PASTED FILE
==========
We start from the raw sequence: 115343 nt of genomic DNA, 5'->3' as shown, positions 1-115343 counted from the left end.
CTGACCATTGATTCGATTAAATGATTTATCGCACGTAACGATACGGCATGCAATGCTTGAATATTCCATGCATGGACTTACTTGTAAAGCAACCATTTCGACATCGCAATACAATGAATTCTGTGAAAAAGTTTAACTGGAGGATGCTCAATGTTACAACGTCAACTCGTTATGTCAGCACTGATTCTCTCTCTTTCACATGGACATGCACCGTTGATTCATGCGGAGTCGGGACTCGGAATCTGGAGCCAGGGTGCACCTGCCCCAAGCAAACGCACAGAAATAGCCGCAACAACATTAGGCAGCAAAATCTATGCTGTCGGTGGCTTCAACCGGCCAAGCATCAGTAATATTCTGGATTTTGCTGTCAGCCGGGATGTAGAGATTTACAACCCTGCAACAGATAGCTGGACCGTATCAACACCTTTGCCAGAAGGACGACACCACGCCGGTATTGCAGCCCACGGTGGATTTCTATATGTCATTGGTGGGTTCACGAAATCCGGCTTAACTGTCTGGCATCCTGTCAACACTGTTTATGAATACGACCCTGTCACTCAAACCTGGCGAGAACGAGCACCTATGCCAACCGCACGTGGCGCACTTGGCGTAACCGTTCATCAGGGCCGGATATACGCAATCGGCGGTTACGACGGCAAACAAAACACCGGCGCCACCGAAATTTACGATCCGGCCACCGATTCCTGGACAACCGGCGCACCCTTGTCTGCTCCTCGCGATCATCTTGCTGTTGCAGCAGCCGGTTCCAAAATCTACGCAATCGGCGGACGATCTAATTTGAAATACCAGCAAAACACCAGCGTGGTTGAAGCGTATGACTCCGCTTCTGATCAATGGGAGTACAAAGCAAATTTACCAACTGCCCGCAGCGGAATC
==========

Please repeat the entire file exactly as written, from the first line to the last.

We start from the raw sequence: 115343 nt of genomic DNA, 5'->3' as shown, positions 1-115343 counted from the left end.
CTGACCATTGATTCGATTAAATGATTTATCGCACGTAACGATACGGCATGCAATGCTTGAATATTCCATGCATGGACTTACTTGTAAAGCAACCATTTCGACATCGCAATACAATGAATTCTGTGAAAAAGTTTAACTGGAGGATGCTCAATGTTACAACGTCAACTCGTTATGTCAGCACTGATTCTCTCTCTTTCACATGGACATGCACCGTTGATTCATGCGGAGTCGGGACTCGGAATCTGGAGCCAGGGTGCACCTGCCCCAAGCAAACGCACAGAAATAGCCGCAACAACATTAGGCAGCAAAATCTATGCTGTCGGTGGCTTCAACCGGCCAAGCATCAGTAATATTCTGGATTTTGCTGTCAGCCGGGATGTAGAGATTTACAACCCTGCAACAGATAGCTGGACCGTATCAACACCTTTGCCAGAAGGACGACACCACGCCGGTATTGCAGCCCACGGTGGATTTCTATATGTCATTGGTGGGTTCACGAAATCCGGCTTAACTGTCTGGCATCCTGTCAACACTGTTTATGAATACGACCCTGTCACTCAAACCTGGCGAGAACGAGCACCTATGCCAACCGCACGTGGCGCACTTGGCGTAACCGTTCATCAGGGCCGGATATACGCAATCGGCGGTTACGACGGCAAACAAAACACCGGCGCCACCGAAATTTACGATCCGGCCACCGATTCCTGGACAACCGGCGCACCCTTGTCTGCTCCTCGCGATCATCTTGCTGTTGCAGCAGCCGGTTCCAAAATCTACGCAATCGGCGGACGATCTAATTTGAAATACCAGCAAAACACCAGCGTGGTTGAAGCGTATGACTCCGCTTCTGATCAATGGGAGTACAAAGCAAATTTACCAACTGCCCGCAGCGGAATC